Officials from India and Pakistan have discussed a wide range of water-related issues during a meeting as part of the Permanent Commission on Indus Waters (PCIW) in New Delhi.
By: Chandrashekar Bhat
Under the Indus Water Treaty (IWT) signed between India and Pakistan in 1960, all the waters of the eastern rivers — Sutlej, Beas, and Ravi — amounting to around 33 million acre feet (MAF) annually is allocated to India for unrestricted use.
The waters of western rivers – Indus, Jhelum, and Chenab – amounting to around 135 MAF annually have been assigned largely to Pakistan. India is permitted to construct the run of the river plants on western rivers with limited storage as per criteria specified in the treaty.
Under the provisions of Article VIII(5) of the Indus Waters Treaty, the Permanent Indus Commission is required to meet at least once a year.
What happened in the meeting?
A six-member delegation led by Pakistan Commissioner for Indus Waters Syed Muhammad Mehar Ali Shah attended the 118th meeting of the Pakistan-India Permanent Indus Commission (PIC) in New Delhi from May 30-31, it said.
The Indian delegation was headed by the Indian Commissioner for Indus Waters, A K Pal.
A wide range of water-related issues between Pakistan and India were discussed which included the advance sharing of flood information, the program of tours/inspections and signing of the report of the Permanent Indus Commission for the year ending March 31, 2022, the Foreign Office said in a statement.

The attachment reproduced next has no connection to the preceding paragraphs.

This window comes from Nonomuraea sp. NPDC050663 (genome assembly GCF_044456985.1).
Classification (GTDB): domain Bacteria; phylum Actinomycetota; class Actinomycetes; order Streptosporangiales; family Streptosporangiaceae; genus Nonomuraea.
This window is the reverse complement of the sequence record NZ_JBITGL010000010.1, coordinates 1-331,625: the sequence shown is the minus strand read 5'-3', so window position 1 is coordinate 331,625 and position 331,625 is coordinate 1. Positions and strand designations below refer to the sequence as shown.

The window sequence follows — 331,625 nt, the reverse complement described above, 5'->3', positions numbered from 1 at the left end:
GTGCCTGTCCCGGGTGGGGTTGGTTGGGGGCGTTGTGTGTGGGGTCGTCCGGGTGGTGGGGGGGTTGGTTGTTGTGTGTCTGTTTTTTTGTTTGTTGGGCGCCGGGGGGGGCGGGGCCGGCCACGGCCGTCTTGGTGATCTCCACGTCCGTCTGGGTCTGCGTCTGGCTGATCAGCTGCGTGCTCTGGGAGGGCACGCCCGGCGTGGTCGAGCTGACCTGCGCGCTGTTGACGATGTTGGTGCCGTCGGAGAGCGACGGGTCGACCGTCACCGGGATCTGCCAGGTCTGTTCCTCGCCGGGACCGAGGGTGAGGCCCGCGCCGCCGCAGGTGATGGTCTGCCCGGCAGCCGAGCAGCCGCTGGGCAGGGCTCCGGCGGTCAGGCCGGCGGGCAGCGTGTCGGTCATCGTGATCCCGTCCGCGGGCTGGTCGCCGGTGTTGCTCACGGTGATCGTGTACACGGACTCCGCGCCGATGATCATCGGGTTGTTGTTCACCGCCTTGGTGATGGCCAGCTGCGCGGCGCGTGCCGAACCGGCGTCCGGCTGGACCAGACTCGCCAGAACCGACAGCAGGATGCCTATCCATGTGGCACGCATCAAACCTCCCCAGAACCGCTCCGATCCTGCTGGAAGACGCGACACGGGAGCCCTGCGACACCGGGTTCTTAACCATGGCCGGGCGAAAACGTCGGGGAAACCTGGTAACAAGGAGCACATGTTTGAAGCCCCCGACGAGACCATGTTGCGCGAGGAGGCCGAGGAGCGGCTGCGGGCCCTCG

“Both sides reiterated their commitment to implement the Indus Waters Treaty in its true spirit,” it said.
It said that Pakistan also highlighted its objections on India’s hydroelectric projects on the Western rivers and sought response to its objections on Indian projects including 1,000MW Pakal Dul.
The Indian side was also urged to communicate advance flood-flow information as per the provisions of the Treaty.
“Indian side assured to arrange tours/inspections after the coming flood season. Indian side also assured that Pakistan’s outstanding objections would be discussed in the next meeting as the Indian side is still in the process of examining the details,” according to the statement.
Both sides also expressed the hope that the next meeting of the Commission would be held at an early date in Pakistan.
India and Pakistan signed the treaty in 1960 after nine years of negotiations, with the Washington-based World Bank being a signatory.
India has underscored that its projects are fully compliant with the provisions of the Indus Water Treaty and it is committed to bilateral resolution of issues and suggestions given by Pakistan during a meeting of the Permanent Indus Commission, sources said.